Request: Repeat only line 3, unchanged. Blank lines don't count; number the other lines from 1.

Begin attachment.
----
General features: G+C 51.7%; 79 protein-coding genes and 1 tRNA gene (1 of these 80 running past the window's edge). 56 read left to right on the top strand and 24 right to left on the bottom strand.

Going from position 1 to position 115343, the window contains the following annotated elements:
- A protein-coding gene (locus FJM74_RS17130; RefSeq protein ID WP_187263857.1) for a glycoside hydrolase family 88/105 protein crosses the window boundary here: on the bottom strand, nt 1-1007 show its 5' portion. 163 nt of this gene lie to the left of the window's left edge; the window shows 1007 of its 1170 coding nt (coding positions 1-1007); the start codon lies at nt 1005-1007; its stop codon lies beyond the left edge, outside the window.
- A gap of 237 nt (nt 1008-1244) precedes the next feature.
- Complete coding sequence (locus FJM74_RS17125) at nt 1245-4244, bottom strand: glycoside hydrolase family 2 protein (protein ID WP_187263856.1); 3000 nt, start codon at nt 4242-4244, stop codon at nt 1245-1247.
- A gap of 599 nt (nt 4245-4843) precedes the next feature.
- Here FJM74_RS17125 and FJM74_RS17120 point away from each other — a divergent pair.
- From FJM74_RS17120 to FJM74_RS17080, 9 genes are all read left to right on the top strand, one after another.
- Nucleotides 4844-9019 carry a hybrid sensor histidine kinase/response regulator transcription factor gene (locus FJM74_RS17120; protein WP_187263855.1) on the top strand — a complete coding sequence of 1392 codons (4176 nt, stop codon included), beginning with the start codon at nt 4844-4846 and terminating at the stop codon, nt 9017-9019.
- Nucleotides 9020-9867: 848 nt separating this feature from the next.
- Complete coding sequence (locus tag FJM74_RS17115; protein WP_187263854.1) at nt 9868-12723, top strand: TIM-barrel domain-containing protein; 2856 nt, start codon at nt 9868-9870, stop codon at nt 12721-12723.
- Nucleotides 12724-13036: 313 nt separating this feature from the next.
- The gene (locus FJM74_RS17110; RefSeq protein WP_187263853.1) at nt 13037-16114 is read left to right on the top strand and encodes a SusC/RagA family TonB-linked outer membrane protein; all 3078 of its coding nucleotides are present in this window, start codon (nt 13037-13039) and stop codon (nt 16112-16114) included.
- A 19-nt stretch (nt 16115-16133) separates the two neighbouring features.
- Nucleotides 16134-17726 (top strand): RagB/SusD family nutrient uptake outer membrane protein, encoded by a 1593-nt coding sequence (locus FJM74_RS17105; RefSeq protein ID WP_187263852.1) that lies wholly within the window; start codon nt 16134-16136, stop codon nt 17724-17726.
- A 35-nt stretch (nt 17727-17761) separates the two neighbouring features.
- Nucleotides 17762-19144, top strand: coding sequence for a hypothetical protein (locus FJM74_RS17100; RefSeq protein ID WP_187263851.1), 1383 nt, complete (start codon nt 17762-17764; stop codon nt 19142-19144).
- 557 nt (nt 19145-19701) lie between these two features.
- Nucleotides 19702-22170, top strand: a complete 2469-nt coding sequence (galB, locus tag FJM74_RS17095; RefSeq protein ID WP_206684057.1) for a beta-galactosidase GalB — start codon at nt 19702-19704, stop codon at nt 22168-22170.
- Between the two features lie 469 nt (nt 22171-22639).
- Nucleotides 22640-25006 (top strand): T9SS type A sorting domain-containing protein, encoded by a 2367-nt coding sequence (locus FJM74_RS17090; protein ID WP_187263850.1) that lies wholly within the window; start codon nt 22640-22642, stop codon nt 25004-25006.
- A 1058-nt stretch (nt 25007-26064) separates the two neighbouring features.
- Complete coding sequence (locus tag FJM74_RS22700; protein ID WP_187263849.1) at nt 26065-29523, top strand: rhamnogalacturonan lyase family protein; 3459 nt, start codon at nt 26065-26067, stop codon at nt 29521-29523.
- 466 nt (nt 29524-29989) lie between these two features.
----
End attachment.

- A protein-coding gene (locus FJM74_RS17130; RefSeq protein ID WP_187263857.1) for a glycoside hydrolase family 88/105 protein crosses the window boundary here: on the bottom strand, nt 1-1007 show its 5' portion. 163 nt of this gene lie to the left of the window's left edge; the window shows 1007 of its 1170 coding nt (coding positions 1-1007); the start codon lies at nt 1005-1007; its stop codon lies beyond the left edge, outside the window.